Option B is intended to control fishing effort. That means seasonal closures which could involve either no harvest or no targeting. Drilling down to another level, a harvest and targeting closure could be for spawning areas or general times/areas specified by each state.

ASGA echoes the concerns of law enforcement and several Commissioners that no targeting closures are impossible to enforce and difficult to quantify. We are also concerned that the Amendment does not include clearly defined boundaries or maps for the spawning area closure alternatives. Without maps that define these closures, we are unable to comment further. Hopefully, the maps will be well defined in the final document once it is released.

Rebuilding the Stock

This is what we all care the most about! It is also the area that was altered the most during the meeting. The ASMFC’s clock started ticking on a 10-year rebuilding timeline in 2019 when the board accepted the 2018 stock assessment. That means by 2029, the stock must be rebuilt. Unfortunately, we only addressed the rate of fishing mortality through Addendum VI in 2019. Now, we are under the gun with only six years left to rebuild. Here’s a flow chart of what will happen after the stock assessment comes out in October of 2022.

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If Amendment 7 measures will rebuild the stock by 2029, we won’t have to change a thing. Most of us have some serious doubts that this stock assessment will be good news for striped bass. If the Amendment 7 measures will not be enough to rebuild by 2029, the right side of the chart will apply.

This is where it gets a little complicated but please hang with us. If Amendment 7 does not meet the goal of rebuilding by 2029, we would have to develop an addendum to Amendment 7 sometime in 2023. That would mean that we would not start implementing rebuilding until likely 2024. That would leave us only five years to do what we could have done in 10.

Enter Mike Armstrong from Massachusetts. Mike has been a level-headed voice for conservation throughout the years. He solidified that legacy with this motion.


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Commissioner Armstrong added an option to the rebuilding section that passed by consent. This motion would empower the Board to use a specification process rather than a full addendum this one time. This means that if Amendment 7 does not adequately rebuild by 2029, the board will have the authority to adjust measures in 2022 rather than wait until 2023. The only downside in this motion is that there will be no time allotted for formal public comment.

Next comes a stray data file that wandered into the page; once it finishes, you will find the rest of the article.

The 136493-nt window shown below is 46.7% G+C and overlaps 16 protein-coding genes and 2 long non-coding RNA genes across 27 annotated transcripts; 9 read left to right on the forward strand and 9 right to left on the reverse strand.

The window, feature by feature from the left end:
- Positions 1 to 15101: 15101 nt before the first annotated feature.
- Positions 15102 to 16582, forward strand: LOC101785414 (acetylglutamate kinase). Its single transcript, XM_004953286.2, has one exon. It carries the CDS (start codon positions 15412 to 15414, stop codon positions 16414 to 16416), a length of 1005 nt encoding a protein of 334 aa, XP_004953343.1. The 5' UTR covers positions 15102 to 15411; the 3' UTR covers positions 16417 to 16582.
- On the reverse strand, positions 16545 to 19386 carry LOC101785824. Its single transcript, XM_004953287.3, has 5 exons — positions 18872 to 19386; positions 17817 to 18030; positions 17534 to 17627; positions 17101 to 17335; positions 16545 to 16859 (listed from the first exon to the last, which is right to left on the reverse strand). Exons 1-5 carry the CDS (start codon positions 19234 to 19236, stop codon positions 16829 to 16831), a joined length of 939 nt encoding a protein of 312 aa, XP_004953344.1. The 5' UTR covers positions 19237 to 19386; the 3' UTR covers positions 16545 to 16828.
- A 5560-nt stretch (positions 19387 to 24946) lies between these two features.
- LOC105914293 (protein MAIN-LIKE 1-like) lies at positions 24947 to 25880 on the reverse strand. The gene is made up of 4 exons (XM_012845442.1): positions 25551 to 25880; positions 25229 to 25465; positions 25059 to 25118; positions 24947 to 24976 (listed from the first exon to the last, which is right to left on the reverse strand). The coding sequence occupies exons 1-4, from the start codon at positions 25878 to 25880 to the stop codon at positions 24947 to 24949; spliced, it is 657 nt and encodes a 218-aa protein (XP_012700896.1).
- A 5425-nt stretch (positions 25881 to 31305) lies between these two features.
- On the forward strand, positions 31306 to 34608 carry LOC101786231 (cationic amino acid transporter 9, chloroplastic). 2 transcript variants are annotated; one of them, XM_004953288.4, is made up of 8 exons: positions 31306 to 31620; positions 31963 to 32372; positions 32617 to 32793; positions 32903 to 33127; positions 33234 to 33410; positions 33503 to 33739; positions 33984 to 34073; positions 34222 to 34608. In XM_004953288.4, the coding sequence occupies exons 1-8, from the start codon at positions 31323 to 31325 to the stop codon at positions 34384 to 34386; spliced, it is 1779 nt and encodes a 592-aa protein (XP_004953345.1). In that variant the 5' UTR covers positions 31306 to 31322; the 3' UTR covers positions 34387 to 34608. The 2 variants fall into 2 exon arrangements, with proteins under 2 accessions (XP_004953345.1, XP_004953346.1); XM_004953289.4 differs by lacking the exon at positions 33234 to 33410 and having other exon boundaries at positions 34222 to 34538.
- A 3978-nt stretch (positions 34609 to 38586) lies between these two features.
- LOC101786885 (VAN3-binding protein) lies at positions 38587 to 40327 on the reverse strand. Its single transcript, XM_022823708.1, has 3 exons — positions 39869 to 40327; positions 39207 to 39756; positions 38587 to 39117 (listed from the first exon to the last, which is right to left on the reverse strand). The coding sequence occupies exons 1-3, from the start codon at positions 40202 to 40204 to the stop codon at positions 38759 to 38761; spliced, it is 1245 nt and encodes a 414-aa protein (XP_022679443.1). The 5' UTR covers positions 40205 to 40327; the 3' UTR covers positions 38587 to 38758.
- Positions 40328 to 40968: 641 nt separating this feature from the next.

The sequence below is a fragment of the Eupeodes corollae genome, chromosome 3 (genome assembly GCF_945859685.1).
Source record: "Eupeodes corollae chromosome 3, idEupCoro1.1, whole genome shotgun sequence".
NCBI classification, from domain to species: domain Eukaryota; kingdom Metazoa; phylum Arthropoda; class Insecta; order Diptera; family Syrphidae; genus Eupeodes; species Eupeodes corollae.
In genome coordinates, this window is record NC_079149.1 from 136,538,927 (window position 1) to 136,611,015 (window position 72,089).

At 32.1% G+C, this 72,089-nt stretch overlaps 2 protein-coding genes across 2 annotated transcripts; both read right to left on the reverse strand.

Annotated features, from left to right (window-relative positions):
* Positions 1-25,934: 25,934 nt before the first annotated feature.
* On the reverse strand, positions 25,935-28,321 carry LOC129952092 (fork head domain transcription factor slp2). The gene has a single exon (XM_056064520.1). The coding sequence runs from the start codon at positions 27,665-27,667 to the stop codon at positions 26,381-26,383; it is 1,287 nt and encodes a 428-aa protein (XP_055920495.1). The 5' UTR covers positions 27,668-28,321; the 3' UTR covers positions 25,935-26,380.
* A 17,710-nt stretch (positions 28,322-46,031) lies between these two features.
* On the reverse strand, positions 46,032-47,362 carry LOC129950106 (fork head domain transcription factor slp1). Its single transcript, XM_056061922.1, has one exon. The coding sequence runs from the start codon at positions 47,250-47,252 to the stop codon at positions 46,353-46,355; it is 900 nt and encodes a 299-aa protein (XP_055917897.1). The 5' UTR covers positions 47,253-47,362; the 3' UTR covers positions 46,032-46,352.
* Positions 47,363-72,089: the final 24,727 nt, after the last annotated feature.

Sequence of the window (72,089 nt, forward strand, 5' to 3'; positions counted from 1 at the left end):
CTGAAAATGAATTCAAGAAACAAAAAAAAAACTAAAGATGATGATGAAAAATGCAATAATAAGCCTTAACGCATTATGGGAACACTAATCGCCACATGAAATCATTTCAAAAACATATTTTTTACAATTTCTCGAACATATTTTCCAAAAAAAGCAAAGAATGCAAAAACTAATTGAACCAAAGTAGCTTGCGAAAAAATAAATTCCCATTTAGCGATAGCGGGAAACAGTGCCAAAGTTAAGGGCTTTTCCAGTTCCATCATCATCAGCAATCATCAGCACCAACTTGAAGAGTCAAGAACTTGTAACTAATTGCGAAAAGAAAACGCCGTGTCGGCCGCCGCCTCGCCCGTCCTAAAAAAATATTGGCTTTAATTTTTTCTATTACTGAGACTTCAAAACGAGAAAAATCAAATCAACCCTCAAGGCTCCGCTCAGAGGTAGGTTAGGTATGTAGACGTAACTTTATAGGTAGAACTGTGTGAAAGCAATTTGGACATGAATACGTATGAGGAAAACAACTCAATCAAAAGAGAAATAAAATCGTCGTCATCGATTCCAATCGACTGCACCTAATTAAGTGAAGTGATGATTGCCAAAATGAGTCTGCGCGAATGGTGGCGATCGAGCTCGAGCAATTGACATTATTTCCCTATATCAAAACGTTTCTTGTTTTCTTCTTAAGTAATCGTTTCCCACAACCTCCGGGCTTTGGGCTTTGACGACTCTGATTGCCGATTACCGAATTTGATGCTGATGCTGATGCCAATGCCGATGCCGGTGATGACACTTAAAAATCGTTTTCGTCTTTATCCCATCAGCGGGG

That doesn’t mean that we can’t participate by sending letters or contacting Commissioners. However, it does mean that there will not be the normal process of hearings. It is a tradeoff. We can address the problem faster but we will also lose the ability to go through an addendum. At first glance, we are grateful that Commissioner Armstrong made this motion. He recognized the public’s desire to start rebuilding as soon as possible. That is another huge indicator that your effort during the PID process made a huge impact.

Final Take

This meeting could have gone far worse. I hesitate to jump up and down in celebration. What can I say? Maybe I have been burned one too many times? We now have a chance to actually improve striped bass management by modifying CE, accelerating the rebuilding plan, and strengthening management triggers. This is a rare opportunity that we must capitalize upon. If we can generate the same level of public comments, we can bring this iconic species back. This is a once in a lifetime chance to make a difference. The path forward is open. We need to make one final push. For the first time in a very long time, we are in a good position. Let’s all rally and push this one over the line.

John’s blog will be out on Monday or Tuesday. We will also have our commenting guide out as soon as we can. We will do videos. We will hold meetings. We will leave no stone unturned.

We offer all of you a big, heart-felt thanks. Without you, we would be in a far worse position.